[buhn-suh n; German boo n-zuh n]
- Rob·ert Wil·helm [rob-ert wil-helm; German roh-bert vil-helm] /ˈrɒb ərt ˈwɪl hɛlm; German ˈroʊ bɛrt ˈvɪl hɛlm/, 1811–99, German chemist.
Dictionary.com Unabridged Based on the Random House Unabridged Dictionary, © Random House, Inc. 2018
Examples from the Web for bunsen
Now have some one light a match for you, or else go to a lighted Bunsen burner.Common Science
Carleton W. Washburne
The disc is then annealed in the Bunsen flame and the stem riveted on.On Laboratory Arts
Most of my readers will know the formation of the bunsen flame.Gas and Oil Engines, Simply Explained
Walter C. Runciman
The entire text of this poem is given in Bunsen's God in History.Moon Lore
I have sent off the Ascension plants through Bunsen to Ehrenberg.More Letters of Charles Darwin
- Robert Wilhelm (ˈroːbɛrt ˈvɪlhɛlm). 1811–99, German chemist who with Kirchhoff developed spectrum analysis and discovered the elements caesium and rubidium. He invented the Bunsen burner and the ice calorimeter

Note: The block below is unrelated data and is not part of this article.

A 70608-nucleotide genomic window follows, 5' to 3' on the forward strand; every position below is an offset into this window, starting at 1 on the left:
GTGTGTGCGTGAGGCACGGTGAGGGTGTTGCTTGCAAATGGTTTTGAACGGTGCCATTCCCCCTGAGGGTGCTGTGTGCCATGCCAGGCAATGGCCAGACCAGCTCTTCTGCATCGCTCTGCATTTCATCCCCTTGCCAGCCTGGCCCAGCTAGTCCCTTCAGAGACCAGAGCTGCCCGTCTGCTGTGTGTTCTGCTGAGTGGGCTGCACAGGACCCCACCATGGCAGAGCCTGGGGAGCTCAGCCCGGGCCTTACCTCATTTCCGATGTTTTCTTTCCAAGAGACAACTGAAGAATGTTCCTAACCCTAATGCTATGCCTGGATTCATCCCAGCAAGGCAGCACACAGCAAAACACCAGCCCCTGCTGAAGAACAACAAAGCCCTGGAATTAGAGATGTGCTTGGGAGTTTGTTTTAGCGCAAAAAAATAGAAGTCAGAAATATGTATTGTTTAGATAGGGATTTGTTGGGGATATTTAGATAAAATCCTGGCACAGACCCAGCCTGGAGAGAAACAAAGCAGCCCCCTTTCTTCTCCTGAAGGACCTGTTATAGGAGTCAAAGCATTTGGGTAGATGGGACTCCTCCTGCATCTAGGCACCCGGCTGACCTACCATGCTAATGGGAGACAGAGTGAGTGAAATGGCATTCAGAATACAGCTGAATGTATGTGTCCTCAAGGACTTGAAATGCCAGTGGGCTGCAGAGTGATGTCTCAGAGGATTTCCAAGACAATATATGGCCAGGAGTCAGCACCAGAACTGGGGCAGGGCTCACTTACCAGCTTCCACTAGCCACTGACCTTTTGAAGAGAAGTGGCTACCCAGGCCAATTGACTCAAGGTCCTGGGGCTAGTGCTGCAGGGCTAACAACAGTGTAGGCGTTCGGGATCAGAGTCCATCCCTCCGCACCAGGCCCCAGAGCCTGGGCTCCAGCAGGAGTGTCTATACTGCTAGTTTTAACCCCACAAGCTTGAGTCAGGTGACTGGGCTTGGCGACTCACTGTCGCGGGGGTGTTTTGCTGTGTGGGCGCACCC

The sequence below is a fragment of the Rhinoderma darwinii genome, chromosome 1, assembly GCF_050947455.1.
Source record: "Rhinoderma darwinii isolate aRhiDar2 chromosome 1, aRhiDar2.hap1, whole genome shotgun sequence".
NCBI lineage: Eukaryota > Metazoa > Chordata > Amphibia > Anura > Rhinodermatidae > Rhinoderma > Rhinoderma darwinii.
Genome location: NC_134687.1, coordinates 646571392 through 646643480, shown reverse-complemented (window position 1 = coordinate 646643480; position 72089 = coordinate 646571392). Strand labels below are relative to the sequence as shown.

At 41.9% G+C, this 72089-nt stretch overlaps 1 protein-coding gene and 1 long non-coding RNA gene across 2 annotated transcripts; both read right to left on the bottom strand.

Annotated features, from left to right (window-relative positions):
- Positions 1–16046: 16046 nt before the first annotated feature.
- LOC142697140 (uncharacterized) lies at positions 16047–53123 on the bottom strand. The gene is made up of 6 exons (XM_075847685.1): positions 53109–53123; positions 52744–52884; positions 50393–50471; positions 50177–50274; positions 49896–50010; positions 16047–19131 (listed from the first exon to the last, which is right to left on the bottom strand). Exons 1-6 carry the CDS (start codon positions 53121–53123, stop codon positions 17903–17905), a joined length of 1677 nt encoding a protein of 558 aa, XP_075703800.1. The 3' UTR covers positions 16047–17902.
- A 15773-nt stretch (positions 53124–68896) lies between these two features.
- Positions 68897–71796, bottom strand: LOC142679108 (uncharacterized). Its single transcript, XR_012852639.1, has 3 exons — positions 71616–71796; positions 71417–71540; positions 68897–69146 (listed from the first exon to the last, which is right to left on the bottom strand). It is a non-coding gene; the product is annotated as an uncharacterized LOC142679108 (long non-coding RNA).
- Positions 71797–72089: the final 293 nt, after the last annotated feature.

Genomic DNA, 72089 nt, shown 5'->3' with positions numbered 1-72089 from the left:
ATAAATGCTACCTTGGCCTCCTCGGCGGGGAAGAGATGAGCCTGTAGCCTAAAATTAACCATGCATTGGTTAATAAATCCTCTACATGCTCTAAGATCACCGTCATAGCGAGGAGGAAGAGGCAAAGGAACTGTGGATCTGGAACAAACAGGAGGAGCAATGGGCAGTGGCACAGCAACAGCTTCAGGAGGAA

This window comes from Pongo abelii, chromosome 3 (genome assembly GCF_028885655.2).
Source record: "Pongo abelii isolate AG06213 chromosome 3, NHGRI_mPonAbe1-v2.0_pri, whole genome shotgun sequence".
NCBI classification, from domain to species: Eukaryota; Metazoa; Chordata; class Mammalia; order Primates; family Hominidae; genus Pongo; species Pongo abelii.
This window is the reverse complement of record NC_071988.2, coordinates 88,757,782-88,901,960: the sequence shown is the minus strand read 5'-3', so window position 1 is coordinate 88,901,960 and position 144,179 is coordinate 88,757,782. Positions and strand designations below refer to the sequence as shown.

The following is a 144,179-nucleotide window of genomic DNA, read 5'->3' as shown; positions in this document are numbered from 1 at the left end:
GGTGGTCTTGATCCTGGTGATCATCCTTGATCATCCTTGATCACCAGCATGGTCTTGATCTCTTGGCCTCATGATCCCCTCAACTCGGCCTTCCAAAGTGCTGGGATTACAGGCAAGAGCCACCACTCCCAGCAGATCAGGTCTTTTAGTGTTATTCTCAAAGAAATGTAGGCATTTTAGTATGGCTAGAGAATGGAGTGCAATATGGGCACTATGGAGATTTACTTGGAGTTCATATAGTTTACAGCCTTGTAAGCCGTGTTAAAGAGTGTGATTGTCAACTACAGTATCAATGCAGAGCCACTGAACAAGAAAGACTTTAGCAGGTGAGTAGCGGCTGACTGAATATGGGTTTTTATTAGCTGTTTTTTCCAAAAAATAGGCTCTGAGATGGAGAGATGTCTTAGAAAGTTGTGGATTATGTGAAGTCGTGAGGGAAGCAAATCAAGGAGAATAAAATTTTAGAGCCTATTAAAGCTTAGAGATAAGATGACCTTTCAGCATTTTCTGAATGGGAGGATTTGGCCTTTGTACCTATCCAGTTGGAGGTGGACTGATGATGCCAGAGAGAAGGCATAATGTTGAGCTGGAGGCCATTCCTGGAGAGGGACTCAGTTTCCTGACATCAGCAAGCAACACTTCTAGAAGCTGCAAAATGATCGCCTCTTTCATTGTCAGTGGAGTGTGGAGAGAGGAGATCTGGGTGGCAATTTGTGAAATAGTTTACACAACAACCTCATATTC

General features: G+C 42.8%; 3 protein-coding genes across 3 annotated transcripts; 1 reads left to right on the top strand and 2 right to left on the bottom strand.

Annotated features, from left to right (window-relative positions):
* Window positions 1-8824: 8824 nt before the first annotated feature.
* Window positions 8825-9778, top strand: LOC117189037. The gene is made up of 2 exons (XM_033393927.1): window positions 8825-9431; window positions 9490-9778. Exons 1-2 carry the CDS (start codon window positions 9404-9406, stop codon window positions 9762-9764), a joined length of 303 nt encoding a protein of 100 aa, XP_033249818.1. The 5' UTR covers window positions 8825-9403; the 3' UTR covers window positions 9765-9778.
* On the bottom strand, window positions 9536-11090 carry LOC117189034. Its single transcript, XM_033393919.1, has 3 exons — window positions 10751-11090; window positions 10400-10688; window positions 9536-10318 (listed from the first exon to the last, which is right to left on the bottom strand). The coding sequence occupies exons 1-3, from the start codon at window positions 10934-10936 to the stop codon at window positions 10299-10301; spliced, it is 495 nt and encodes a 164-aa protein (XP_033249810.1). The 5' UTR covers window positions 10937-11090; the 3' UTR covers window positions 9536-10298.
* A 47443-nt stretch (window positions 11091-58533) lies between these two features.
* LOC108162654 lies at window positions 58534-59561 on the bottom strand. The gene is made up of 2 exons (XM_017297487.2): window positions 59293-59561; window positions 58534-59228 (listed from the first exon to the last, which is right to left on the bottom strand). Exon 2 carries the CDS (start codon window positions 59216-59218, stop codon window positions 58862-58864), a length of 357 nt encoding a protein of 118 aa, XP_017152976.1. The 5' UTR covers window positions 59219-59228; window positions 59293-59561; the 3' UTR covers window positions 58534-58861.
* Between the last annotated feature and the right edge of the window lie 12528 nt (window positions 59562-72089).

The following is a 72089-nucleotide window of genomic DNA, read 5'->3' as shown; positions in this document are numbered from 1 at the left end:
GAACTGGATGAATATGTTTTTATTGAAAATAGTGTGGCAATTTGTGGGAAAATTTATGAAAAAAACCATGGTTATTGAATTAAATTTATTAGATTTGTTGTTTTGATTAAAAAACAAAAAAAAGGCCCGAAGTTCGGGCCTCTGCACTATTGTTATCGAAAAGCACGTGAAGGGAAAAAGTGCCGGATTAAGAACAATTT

Collins English Dictionary - Complete & Unabridged 2012 Digital Edition © William Collins Sons & Co. Ltd. 1979, 1986 © HarperCollins Publishers 1998, 2000, 2003, 2005, 2006, 2007, 2009, 2012
- German chemist who with Gustav Kirchhoff developed the technique of spectroscopic analysis, leading to their discovery of the elements cesium and rubidium. Bunsen also invented various kinds of laboratory equipment, although the Bunsen burner itself was probably constructed on an earlier design by Michael Faraday.
The American Heritage® Science Dictionary Copyright © 2011. Published by Houghton Mifflin Harcourt Publishing Company. All rights reserved.